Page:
Sept. 27 – Tyler, Texas
After driving a total of 21 hours over two days to get to the Nutrena/U.S Eventing Association American Eventing Championships at the Texas Rose Horse Park, Laine Ashker thought the event was over before it even started.
While hacking on Tuesday, Anthony Patch came up mysteriously lame, so Ashker raced to the show office to call the farrier, thinking maybe the Thoroughbred gelding was sore from being shod on Saturday.
“He comes out, lifts his foot up and says, ‘Uh, would this huge rock under his shoe be the problem?’ Pony Club 101!” she said with a laugh. “That’s an epic fail on my part.”
Thankfully, with a little bit of icing, “Al” was fine, and they put in the fastest cross-country round over Mark Phillips’ advanced track to move into the lead.
Ashker started her weekend in a tie for fourth place after dressage (31.5). She was hoping for a better score but tried to put it behind her.
“I’m still trying to figure him out,” she said. “He’s still a Thoroughbred at the end of the day, so it’s how much you push. Yesterday I didn’t push him quite enough, so he was way behind my leg, and I think I missed every single change.”
As Ashker headed out on cross-country, her watch didn’t start, so she was in for a challenge.
“I thought the course that Mark set up was quite difficult,” she said. “I thought the time was going to be hard to make. Even though it’s on flat land, time is of the essence when you don’t have the undulating terrain or big open spaces that we have on the East Coast. It was definitely a different course than I’ve ridden and a different course than Al’s gone around.”
Luckily, the watch malfunction turned out to be a blessing in disguise.
“I think it actually worked out for the better,” she said. “Al’s a fast horse anyway, and he doesn’t pull. He’s a dream to ride on cross-country. He was a little tired after the second water, and I think maybe if I’d had my watch, I would have kind of wanted to press to go.”
Ashker admitted that the advanced division going last of the day was a mental challenge.
“The hardest part was waiting until 4:47 to go! I had nothing to do all day except think about what could go wrong,” she said. “Al’s best phase is tomorrow. It’s my worst. As long as I can stay out of his way and not mess things up too much, he’s really solid and he gives me a lot of confidence.”
Heading into show jumping, she’s counting on the 14-year-old’s knack for the phase but is feeling a little nervous without her coach, Buck Davidson.
“I lean a lot on Buck for these events,” she said. “There’s nobody that gets me better prepared to go in the ring, especially when it counts, so I’m really sad that he’s not here, but I’ll be spending a lot of time on the phone with him! It really feels like something’s missing, but I have to put my big girl pants on and figure out how to get it done.”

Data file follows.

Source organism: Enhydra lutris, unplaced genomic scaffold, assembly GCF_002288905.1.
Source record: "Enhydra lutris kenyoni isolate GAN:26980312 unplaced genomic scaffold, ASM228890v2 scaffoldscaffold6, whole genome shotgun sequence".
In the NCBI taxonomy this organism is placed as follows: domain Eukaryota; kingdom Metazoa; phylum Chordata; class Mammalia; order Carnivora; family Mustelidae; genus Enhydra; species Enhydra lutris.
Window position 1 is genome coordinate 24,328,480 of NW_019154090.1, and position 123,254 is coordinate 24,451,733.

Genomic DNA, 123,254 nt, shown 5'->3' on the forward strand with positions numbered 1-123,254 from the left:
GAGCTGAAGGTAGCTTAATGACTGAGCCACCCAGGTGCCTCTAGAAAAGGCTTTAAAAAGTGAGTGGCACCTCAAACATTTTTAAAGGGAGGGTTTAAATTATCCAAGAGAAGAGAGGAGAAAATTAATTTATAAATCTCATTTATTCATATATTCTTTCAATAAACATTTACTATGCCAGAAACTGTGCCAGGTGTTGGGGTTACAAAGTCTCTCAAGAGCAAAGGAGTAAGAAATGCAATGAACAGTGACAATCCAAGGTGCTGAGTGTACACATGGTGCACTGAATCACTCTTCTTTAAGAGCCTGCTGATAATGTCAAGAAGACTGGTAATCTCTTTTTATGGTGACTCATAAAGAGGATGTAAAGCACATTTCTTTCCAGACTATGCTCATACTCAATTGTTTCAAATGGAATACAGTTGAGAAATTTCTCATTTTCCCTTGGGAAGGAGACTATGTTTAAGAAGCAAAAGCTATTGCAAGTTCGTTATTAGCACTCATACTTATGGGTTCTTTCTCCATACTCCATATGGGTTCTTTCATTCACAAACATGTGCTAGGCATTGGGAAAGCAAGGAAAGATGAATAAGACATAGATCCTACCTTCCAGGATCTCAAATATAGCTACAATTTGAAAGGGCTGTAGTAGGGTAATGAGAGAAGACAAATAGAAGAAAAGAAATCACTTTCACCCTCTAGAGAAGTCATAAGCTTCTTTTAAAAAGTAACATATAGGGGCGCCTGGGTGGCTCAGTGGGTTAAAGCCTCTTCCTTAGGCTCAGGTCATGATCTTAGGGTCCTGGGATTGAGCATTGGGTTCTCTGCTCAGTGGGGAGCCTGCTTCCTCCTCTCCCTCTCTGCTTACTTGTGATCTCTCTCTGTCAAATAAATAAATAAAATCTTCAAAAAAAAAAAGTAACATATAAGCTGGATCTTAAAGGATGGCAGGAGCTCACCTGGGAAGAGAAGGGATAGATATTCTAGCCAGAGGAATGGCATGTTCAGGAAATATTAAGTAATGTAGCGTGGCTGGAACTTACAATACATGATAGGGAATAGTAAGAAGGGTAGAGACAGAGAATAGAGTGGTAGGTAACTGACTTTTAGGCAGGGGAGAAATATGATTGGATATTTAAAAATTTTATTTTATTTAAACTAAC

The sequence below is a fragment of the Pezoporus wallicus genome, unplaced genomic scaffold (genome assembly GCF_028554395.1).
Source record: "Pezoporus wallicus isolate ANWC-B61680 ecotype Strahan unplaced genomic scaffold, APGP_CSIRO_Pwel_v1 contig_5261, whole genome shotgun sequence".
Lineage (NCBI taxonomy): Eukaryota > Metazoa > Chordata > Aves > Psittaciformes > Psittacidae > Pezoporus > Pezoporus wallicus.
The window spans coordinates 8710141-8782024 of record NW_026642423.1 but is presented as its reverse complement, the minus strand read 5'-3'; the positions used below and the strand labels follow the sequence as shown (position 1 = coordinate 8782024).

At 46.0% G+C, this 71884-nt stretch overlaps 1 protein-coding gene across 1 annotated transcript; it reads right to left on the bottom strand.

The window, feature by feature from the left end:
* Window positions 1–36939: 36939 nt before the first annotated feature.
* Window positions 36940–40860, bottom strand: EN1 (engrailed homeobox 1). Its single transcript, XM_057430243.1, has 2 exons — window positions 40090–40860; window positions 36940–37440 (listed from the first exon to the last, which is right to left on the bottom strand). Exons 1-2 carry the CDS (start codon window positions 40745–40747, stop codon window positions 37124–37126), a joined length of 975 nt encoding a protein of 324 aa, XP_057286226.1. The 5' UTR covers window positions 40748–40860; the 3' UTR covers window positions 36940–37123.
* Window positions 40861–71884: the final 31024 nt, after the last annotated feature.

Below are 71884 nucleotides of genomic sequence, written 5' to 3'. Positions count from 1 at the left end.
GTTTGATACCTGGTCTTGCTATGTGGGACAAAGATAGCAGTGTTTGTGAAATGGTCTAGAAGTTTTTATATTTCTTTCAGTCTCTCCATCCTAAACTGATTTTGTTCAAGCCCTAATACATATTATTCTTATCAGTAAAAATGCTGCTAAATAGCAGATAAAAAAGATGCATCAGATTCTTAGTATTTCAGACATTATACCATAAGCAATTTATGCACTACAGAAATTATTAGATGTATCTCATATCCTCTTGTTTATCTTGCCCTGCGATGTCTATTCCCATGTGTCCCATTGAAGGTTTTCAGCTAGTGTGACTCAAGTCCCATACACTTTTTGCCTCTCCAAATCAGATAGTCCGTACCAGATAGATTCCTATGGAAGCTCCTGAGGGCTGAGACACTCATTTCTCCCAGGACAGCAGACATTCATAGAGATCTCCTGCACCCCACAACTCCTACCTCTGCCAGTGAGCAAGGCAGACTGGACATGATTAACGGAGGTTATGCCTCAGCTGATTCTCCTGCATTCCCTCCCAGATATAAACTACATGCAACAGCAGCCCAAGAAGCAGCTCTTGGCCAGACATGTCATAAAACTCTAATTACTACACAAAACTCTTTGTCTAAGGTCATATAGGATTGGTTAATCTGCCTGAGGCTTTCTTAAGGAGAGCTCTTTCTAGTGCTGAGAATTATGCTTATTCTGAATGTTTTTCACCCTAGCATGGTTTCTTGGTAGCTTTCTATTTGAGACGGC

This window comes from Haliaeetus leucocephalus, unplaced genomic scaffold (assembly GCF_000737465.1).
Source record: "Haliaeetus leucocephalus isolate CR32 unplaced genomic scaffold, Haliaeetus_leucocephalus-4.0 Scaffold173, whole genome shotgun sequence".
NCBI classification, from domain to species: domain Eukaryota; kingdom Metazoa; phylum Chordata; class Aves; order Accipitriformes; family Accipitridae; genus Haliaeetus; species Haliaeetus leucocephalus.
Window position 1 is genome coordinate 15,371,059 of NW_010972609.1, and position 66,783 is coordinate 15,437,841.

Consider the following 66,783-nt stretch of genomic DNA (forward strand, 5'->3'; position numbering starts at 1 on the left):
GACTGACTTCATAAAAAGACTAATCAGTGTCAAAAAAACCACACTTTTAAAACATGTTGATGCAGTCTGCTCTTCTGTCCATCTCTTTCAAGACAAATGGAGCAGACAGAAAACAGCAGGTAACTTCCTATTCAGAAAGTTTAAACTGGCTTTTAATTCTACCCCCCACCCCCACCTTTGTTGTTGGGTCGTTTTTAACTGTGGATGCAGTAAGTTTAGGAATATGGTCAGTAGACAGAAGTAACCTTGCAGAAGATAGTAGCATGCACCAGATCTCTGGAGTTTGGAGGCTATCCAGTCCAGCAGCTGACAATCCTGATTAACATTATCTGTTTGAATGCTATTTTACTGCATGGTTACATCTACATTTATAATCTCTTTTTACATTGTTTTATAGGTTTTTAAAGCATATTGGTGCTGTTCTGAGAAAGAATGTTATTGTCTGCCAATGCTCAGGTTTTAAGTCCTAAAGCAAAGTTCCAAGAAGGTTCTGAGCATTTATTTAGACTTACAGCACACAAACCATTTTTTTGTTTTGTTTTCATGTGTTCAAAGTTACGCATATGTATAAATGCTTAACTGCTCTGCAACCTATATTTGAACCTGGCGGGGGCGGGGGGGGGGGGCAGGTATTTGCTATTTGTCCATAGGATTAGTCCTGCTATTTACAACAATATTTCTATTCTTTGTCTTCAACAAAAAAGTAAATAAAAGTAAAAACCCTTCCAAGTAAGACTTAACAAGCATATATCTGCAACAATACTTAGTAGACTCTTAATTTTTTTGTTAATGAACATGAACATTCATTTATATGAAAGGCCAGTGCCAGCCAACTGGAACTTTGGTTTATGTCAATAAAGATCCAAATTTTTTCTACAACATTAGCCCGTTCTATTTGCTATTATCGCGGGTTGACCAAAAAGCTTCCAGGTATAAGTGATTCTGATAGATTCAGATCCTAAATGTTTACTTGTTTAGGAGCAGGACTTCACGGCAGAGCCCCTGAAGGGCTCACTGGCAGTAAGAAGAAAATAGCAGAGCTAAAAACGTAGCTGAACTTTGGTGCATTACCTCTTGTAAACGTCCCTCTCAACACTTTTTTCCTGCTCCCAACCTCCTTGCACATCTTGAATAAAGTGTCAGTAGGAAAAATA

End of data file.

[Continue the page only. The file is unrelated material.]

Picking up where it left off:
–Beth Weisberger traveled from her New Carlisle, Ohio, home with her homebred R. Hocus Pocus, a 13-year-old American Warmblood (Regulus—Barts Top Lady), to compete in the senior training amateur division at AECs. Weisberger, 51, bred and raised “George” with the help of trainer Cathy Wieschhoff, Lexington, Ky. Weisberger, who works professionally as a small-animal veterinarian, said working with a trainer more than two hours away can be a challenge, but she makes it work with creative scheduling and double lessons when possible. Their hard work put them well positioned at the AECs—they finished tied for fifth after dressage, and a double-clear cross-country round put them in first with a score of 32.7 going into Saturday’s show jumping.
“He’s a pretty good show jumping horse. It’s the passenger that has to stay focused and give him a good ride,” Weisberger joked. “He’s pretty laid back, level headed—the ideal amateur horse.”
–Madeline Backus brought two horses to compete in the junior training division, both of which she has trained from an early age. She’s leading after cross-country with P.S. King Of Hearts, an Anglo-Trakehner cross (Marquis De Sade—Bostasha), bred at her family’s Pendragon Stud Equestrian Center in Larkspur, Colo. They had a small hiccup at the coffin when the gelding left his hind feet behind and his rider hanging off the side for a few strides, but Backus managed to save the ride and finished with her top placing intact.
“He was so good and just kept going,” said Backus, 17. “We went out there and had a lot of fun.”
Madeline, who trains with her mother, Laura, is also 11th with her Trakehner mare P.S. Arianna. Madeline hopes to take both horses to the prelim level, but her gelding will be for sale soon.
“I’ve had him since he was a baby, and I’ve done most of the training on him,” Madeline said. “Unfortunately, he’s just too small for me, so I’m selling him because my legs are too long. He’s a fantastic horse.”
For full results, visit eventingscores.com.
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